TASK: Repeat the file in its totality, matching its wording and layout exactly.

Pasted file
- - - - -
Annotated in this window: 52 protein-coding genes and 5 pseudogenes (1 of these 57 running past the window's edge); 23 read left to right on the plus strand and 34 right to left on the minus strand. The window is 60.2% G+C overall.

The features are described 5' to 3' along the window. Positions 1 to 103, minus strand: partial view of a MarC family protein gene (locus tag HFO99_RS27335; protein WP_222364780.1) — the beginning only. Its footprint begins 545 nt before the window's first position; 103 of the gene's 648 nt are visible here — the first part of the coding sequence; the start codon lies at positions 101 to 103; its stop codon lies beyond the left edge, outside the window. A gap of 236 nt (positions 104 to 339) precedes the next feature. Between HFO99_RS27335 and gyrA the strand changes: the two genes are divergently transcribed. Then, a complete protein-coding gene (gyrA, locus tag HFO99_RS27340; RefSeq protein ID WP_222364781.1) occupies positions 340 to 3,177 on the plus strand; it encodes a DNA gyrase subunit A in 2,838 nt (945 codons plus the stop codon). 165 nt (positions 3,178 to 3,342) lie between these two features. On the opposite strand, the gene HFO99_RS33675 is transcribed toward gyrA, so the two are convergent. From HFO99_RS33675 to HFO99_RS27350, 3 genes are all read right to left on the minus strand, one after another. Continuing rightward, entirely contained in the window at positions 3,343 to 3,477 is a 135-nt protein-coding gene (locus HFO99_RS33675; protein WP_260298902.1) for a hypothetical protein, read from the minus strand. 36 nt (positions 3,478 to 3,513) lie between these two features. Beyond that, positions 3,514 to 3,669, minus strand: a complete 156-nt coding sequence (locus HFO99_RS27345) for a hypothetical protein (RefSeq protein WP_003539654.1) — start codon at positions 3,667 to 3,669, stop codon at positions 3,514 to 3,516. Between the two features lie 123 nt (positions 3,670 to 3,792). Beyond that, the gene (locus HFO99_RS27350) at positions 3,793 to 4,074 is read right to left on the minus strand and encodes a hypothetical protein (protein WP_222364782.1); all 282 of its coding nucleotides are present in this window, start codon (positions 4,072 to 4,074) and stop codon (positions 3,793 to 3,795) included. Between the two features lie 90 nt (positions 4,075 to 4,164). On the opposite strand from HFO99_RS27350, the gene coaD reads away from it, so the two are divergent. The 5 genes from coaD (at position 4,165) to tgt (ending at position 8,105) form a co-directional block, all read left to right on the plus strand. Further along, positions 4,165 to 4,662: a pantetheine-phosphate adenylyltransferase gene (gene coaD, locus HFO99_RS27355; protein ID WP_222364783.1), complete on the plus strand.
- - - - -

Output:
Annotated in this window: 52 protein-coding genes and 5 pseudogenes (1 of these 57 running past the window's edge); 23 read left to right on the plus strand and 34 right to left on the minus strand. The window is 60.2% G+C overall.

The features are described 5' to 3' along the window. Positions 1 to 103, minus strand: partial view of a MarC family protein gene (locus tag HFO99_RS27335; protein WP_222364780.1) — the beginning only. Its footprint begins 545 nt before the window's first position; 103 of the gene's 648 nt are visible here — the first part of the coding sequence; the start codon lies at positions 101 to 103; its stop codon lies beyond the left edge, outside the window. A gap of 236 nt (positions 104 to 339) precedes the next feature. Between HFO99_RS27335 and gyrA the strand changes: the two genes are divergently transcribed. Then, a complete protein-coding gene (gyrA, locus tag HFO99_RS27340; RefSeq protein ID WP_222364781.1) occupies positions 340 to 3,177 on the plus strand; it encodes a DNA gyrase subunit A in 2,838 nt (945 codons plus the stop codon). 165 nt (positions 3,178 to 3,342) lie between these two features. On the opposite strand, the gene HFO99_RS33675 is transcribed toward gyrA, so the two are convergent. From HFO99_RS33675 to HFO99_RS27350, 3 genes are all read right to left on the minus strand, one after another. Continuing rightward, entirely contained in the window at positions 3,343 to 3,477 is a 135-nt protein-coding gene (locus HFO99_RS33675; protein WP_260298902.1) for a hypothetical protein, read from the minus strand. 36 nt (positions 3,478 to 3,513) lie between these two features. Beyond that, positions 3,514 to 3,669, minus strand: a complete 156-nt coding sequence (locus HFO99_RS27345) for a hypothetical protein (RefSeq protein WP_003539654.1) — start codon at positions 3,667 to 3,669, stop codon at positions 3,514 to 3,516. Between the two features lie 123 nt (positions 3,670 to 3,792). Beyond that, the gene (locus HFO99_RS27350) at positions 3,793 to 4,074 is read right to left on the minus strand and encodes a hypothetical protein (protein WP_222364782.1); all 282 of its coding nucleotides are present in this window, start codon (positions 4,072 to 4,074) and stop codon (positions 3,793 to 3,795) included. Between the two features lie 90 nt (positions 4,075 to 4,164). On the opposite strand from HFO99_RS27350, the gene coaD reads away from it, so the two are divergent. The 5 genes from coaD (at position 4,165) to tgt (ending at position 8,105) form a co-directional block, all read left to right on the plus strand. Further along, positions 4,165 to 4,662: a pantetheine-phosphate adenylyltransferase gene (gene coaD, locus HFO99_RS27355; protein ID WP_222364783.1), complete on the plus strand.